Chaperone training is vital for many staff members, and sometimes volunteers, at a range of medical and healthcare settings. If you’re wondering whether you need chaperone training, or whether you need to consider training staff or volunteers at your workplace in chaperoning, then read on.
What is chaperone training?
Chaperone training takes a person-centered approach to chaperoning. It also introduces the roles, requirements and expectations of chaperones. This kind of training also looks into the important factor of confidentiality and accurate reporting.
Do I need to attend a course or workshop in chaperone training?
This course is essential for healthcare assistants and support staff such as receptionists and admin staff who may be expected to chaperone. Chaperone training for nurses is also highly recommended as nurses make up 78% of chaperones in medical settings. Chaperone training isn’t exclusive and can be helpful to anyone who works in the health or care sectors.
If you are a practice manager, in any aspect of healthcare, then it’s advisable for you to attend a chaperone training course. Practice managers are responsible for ensuring staff are adequately trained and have a good understanding of the role.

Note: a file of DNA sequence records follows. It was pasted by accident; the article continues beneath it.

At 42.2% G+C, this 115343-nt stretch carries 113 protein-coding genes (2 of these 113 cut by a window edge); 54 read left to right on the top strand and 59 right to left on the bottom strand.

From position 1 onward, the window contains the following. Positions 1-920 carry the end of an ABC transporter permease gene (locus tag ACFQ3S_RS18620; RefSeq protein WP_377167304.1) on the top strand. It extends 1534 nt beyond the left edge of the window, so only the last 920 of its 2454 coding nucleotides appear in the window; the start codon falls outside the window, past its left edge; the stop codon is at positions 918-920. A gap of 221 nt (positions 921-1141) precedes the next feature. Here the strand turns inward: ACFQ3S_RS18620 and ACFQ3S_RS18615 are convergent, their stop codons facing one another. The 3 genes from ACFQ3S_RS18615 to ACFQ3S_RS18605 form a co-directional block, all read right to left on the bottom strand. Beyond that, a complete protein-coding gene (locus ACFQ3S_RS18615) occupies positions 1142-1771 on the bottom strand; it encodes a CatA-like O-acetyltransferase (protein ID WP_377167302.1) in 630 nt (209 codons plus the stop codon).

According to the NHS Guidance on the Role and Effective Use of Chaperones in Primary and Community Care Settings Chaperone Model Framework, all staff should be trained.
Why is it so important?
This kind of training protects both the patient or client and the employee or volunteer. It also protects staff, such as doctors, who are carrying out chaperoned procedures or appointments. It incorporates an understanding of how to raise concerns, a key factor in safeguarding, as well as record keeping, documentation, assessments and processes. It also explores the Caldecott Report and the ramifications of it on current health and social care.